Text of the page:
A wealth of invertebrate life clings to the rocks and hides amongst the crevices at Polzeath beach. The beach is part of a Voluntary Marine Conservation Area and the importance of this area for its marine wildlife has been recognised so people are encouraged to rockpool sensibly and thoughtfully by following the seashore code. Cornwall Widlife Trust carries out regular rockpool wildlife surveys here and easy access rockpool rambles.
4) Kimmeridge Bay, Dorset
The Dorset Wildife Trust’s Fine Foundation Marine Centre is open throughout the summer at Kimmeridge Bay with interactive displays, aquaria and rockpool rambles. Other things to do here include mini-beast hunting, seabird spotting, fossil rubbing and eco-crabbing, with all equipment provided.
You can also hire Seashore Explorer backpacks for £5 which contain a rockpool-friendly crab line, seashore ID guides and magnifying bug pots. The included crab kit and fossil rubbing kit are to keep.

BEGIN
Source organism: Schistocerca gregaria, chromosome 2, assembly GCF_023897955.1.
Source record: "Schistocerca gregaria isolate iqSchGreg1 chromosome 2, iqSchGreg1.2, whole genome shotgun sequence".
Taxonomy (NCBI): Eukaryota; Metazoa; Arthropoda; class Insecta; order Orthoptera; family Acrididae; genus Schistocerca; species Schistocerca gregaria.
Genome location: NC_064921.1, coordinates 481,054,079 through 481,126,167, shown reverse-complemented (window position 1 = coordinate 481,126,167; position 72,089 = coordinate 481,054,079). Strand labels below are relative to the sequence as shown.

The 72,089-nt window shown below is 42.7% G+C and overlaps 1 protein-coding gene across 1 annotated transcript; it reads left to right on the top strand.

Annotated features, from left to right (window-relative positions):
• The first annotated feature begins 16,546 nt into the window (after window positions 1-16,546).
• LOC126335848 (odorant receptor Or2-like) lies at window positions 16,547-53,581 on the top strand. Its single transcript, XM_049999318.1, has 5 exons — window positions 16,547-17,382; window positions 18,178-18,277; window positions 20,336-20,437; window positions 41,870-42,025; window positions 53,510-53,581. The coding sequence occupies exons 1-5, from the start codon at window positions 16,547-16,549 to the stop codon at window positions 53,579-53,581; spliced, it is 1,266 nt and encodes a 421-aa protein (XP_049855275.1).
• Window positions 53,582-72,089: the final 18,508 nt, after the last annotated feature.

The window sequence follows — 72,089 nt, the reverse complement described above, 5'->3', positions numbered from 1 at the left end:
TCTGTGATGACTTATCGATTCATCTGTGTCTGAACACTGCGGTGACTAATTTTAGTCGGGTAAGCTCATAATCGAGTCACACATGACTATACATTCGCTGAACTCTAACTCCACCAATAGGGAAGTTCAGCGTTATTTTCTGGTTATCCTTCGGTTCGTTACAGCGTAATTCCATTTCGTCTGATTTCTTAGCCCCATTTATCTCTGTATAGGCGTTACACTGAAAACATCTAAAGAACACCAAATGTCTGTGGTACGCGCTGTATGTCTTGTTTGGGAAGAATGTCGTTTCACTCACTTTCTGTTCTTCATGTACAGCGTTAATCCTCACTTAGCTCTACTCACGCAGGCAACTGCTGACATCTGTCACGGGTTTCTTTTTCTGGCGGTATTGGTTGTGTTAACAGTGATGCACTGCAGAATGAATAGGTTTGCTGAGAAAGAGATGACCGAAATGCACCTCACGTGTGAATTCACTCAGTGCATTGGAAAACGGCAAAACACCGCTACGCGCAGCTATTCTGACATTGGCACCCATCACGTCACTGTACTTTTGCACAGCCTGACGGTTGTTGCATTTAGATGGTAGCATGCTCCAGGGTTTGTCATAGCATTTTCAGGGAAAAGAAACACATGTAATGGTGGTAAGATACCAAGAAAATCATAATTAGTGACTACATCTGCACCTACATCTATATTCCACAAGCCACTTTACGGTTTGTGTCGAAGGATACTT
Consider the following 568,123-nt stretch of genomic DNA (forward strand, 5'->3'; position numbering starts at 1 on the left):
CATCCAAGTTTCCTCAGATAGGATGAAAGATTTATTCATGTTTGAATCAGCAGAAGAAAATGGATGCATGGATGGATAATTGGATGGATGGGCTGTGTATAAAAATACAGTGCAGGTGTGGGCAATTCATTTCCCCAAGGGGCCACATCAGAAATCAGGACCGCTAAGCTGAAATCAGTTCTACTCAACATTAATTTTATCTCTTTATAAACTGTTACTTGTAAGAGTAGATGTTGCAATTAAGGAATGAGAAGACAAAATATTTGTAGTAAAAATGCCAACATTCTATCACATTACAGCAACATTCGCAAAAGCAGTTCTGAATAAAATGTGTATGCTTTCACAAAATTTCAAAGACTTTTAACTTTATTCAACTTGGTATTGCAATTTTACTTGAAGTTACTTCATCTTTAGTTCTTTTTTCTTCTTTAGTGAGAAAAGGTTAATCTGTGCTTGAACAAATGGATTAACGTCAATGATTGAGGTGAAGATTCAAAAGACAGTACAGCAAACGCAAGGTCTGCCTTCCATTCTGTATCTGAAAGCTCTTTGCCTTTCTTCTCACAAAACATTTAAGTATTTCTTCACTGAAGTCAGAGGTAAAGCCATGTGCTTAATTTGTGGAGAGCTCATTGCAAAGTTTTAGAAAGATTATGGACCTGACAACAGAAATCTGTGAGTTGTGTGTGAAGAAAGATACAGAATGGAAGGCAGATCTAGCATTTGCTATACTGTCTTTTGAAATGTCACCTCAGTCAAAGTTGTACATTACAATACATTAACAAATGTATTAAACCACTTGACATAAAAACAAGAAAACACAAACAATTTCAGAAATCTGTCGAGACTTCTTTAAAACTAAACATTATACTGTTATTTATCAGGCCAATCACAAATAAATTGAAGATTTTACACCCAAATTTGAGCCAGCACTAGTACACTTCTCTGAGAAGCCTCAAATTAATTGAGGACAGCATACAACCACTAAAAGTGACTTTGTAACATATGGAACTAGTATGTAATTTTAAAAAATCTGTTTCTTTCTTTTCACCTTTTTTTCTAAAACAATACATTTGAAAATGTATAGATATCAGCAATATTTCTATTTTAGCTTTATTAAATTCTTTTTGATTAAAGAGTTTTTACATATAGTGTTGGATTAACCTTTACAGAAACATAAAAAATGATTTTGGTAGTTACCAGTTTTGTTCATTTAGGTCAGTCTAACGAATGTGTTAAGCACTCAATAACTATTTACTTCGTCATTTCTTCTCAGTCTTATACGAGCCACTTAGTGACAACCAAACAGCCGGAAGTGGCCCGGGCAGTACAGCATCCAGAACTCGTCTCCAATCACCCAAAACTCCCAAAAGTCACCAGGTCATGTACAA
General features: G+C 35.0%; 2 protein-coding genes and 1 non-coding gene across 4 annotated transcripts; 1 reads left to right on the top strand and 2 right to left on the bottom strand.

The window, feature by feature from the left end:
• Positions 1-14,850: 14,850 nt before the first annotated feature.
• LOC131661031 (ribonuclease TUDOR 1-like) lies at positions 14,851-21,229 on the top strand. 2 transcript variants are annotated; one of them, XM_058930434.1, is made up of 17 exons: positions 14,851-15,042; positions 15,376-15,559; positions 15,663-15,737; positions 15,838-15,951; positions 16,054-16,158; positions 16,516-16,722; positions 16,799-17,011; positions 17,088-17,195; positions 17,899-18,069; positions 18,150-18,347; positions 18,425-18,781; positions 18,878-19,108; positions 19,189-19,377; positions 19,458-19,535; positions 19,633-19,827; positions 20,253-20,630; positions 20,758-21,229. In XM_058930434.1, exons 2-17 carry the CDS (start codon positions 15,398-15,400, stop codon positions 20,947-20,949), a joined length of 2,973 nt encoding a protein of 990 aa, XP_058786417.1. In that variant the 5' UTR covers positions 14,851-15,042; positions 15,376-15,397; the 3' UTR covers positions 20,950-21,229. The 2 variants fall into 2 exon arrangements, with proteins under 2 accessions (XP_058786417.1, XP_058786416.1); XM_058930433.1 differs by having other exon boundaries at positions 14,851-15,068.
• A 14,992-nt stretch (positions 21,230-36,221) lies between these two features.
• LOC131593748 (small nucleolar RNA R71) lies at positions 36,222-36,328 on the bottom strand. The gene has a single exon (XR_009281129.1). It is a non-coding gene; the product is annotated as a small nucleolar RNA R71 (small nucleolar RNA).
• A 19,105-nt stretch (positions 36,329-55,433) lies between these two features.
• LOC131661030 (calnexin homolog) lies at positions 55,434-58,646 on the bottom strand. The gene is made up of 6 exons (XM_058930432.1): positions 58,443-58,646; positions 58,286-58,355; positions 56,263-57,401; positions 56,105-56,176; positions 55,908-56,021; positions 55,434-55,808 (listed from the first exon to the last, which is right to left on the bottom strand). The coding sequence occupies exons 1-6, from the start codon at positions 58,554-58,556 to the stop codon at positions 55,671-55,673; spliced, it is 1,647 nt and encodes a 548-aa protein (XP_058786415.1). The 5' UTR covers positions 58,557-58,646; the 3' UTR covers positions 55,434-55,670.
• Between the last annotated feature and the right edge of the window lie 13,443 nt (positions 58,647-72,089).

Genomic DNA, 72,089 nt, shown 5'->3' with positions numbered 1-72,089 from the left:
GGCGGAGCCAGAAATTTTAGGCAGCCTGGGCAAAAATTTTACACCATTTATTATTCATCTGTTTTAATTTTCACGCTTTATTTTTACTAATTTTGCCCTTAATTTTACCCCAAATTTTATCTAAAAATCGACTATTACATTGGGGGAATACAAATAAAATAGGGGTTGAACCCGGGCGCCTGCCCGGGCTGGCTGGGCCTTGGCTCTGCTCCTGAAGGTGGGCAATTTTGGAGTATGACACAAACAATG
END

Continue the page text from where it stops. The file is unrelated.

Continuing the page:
5) West Runton Beach, Norfolk
Norfolk Wildlife Trust runs rockpool rummaging events on West Runton beach throughout the summer and shore crabs, beadlet anemones, starfish and squat lobsters are commonly encountered species here.
Children who take part in rockpooling can also get involved in fossil finding, and these sessions not only help children to understand the natural world around them, but also how their actions affect wildlife and habitats. The Trust tailors sessions to suit the needs of any age group.
6) Porth y Pwll, North Wales
Along this stretch of coastline lie many bays which are fantastic rockpooling sites. Porth y Pwll is just one of those, providing pools, gullies and boulders for exploration on an ebbing tide. On spring tides rummage in the kelp beds or take a torch and look into crags under large boulders or in bedrock crevices. Large seaweedy pools give plenty of opportunity to find a variety of creatures and don't forget to marvel at the sheer variety of seaweeds themselves. Species highlights include blue rayed limpets, lobsters, squat lobsters, cushion stars, sunstars and sea hares. More at northwaleswildlifetrust.org.uk
7) Cresswell Foreshore, Northumberland
Cresswell Foreshore is a Northumberland Wildlife Trust nature reserve with a large, wave-cut platform. The beach has also achieved a Quality Coast Award.